Ideally, a smoker box will keep your wood chips burning between 550 and 750 degrees Fahrenheit (287.7 - 398.8 Celsius). Anything outside of that range will take you from a BBQ hero to grilling zero in no time. Luckily I've put together this simple 5 step guide that will show you exactly how to use a smoking box. Let's jump in.
Step 1. Preheat the Grill and Clean the Grate
Preheat your grill for about 10 to 20 minutes. You can set your burners up to high during this time to shorten the time it takes to get to the normal grill temperature.
You don’t need many tools to smoke your food. A smoker for grill purposes is sufficient and often comes at the side of a smoking grill.
Preheating the grill helps the smoker box to smoke faster when you put in the smoker box.
Use a stainless steel grill brush to clean the grill grate.
Step 2. Fill up the Smoker Box With Smoking Chips
Fill up slightly more than half of the smoker box with wood chips. You also have the option of using wood chunks which burn more slowly and consistently.
There are many types of wood chips to choose from and you can use hickory or pecan to smoke red meat for the best results. Cherry and applewood work well for chicken and pork. Mesquite adds a strong flavor to red meats and oak is good for the classic beef taste.
Some people say you should soak your wood chips in water for 30 minutes to prevent them from catching fire. However, most smoker boxes do not have holes on the bottom so the chips are not in direct contact with the flames. Soaking them may increase the amount of time needed for them to start smoking.
Don’t want to buy a smoker box yet? Fill up a foil pan with the smoking chips and cover the top with aluminum foil. Poke holes in the aluminum foil for the smoke to escape.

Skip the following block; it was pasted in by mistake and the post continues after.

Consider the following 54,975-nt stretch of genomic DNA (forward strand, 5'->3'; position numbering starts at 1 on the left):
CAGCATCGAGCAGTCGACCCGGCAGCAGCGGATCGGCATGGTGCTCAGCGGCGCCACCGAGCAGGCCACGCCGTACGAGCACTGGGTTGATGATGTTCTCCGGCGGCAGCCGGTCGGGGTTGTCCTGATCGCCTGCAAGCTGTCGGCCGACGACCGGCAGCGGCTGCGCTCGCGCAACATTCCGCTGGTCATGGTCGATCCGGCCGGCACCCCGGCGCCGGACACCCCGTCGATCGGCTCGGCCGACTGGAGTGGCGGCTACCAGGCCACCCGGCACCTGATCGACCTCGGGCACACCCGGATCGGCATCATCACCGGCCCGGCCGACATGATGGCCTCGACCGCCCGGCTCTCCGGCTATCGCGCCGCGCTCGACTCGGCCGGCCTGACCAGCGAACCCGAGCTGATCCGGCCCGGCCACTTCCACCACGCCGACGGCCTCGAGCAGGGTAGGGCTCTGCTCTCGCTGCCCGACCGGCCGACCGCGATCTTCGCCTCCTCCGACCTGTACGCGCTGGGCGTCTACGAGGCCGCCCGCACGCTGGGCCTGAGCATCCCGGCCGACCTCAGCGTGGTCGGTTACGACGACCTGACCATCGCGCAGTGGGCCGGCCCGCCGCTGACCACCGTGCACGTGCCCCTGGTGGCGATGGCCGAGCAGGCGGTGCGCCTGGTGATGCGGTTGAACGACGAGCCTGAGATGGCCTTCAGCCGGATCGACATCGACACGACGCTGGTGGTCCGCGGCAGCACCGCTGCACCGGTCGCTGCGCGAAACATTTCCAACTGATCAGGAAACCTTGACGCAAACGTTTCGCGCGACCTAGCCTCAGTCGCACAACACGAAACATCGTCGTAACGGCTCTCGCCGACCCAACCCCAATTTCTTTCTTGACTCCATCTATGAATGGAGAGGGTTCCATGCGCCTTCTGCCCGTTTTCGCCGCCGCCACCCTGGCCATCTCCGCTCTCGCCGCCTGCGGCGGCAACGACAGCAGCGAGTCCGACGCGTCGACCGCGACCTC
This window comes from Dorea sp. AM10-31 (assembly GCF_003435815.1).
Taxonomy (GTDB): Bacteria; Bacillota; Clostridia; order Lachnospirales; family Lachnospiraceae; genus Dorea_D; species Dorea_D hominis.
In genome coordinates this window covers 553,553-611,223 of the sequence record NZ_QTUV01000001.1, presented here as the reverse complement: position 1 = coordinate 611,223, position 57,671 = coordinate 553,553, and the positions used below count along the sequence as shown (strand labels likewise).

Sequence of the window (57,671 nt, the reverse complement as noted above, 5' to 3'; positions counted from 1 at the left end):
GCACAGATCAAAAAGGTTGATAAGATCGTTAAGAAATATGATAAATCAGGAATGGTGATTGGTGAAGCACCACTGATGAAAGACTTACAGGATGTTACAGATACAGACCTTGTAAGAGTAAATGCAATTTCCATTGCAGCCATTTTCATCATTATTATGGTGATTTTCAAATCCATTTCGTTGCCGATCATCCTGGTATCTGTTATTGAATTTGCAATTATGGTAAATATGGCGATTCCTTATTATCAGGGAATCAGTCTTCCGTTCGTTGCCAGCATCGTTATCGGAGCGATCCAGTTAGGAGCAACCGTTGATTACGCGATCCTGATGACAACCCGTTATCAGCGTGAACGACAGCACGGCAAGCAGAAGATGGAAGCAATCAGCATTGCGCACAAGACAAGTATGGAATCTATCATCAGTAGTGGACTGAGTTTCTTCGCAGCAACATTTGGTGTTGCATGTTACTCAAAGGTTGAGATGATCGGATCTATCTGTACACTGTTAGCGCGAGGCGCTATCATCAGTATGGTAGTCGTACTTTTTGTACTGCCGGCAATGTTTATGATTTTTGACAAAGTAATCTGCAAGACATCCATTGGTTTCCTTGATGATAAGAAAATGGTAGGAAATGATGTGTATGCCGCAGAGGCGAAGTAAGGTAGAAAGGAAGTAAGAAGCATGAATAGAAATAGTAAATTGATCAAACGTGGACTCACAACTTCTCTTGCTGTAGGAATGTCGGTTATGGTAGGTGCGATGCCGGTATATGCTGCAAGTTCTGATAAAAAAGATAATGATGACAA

“If you want to get serious, get a wood-fired smoker.”
- Derrick Walker, co-owner of Smoke-a-holics BBQ in Fort Worth, Texas
Step 3. Place Your Smoker Box on the Grill
If you are using a gas grill, place the smoker box on top of a burner. For charcoal grill users, put your box on top of the charcoal. You want the smoker box to be as close to the heat source as possible. Don’t pile too much charcoal around the box as embers from the fire can fall in through the holes on the top of the box and set your chunks on fire.
If your gas grill burners are not already on the highest setting, turn them up so that your smoker box will get hot enough and the chips will start smoking.
Step 4. Turn off Most Burners Once the Box Is Smoking
Once the chips are smoking, turn down your burners on your gas grills to the typical cooking temperature of 225 and 250 degrees Fahrenheit . This sets up your grill for indirect cooking.
You can keep the burner with your box on and turn down the others so that wood smoke continues to be produced throughout the cooking process.
Step 5. Place Meat on the Smoke Grill and Close the Lid
Place your food on the cooking grate over an unlit burner on your gas grill and close the lid. The cooking time can vary depending on the meat you are cooking, but you want to let it cook slowly to get the smoke flavor and this can be up to 1.5 hours per pound of meat.
You can cook poultry up to 160 to 175 degrees Fahrenheit and red meats up to 190 to 200 degrees Fahrenheit.
If your smoking chips have been burned through, remove the smoker box with heat resistant tongs and replenish it.
Will wood chips catch fire in the smoker box?
No, your wood chips will not catch fire in the smoker box. The flashpoint of wood is 482 degrees Fahrenheit or 250 degrees Celsius . The typical temperature range used for the smoking process is around 220 degrees Fahrenheit or 104 degrees Celsius.
Should you use wet wood chips in a smoker box?
You should not use wet wood chips as they take longer to smoke. The heat is used to evaporate the water into steam which slows down the increase in temperature of the chips.
A smoker box is a useful tool for adding that smoked flavor to your meat recipes. You can use smoking chips or chunks for smoking on grill and they take an average of 15 minutes to smoke. For more evenly cooked meat, use a vertical pellet smoker.
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1. Fellows, P. (2000). Food processing technology. Woodhead. Retrieved from https://www.researchgate.net/publication/272495249_Food_Processing_Technology_-_Principles_and_Practice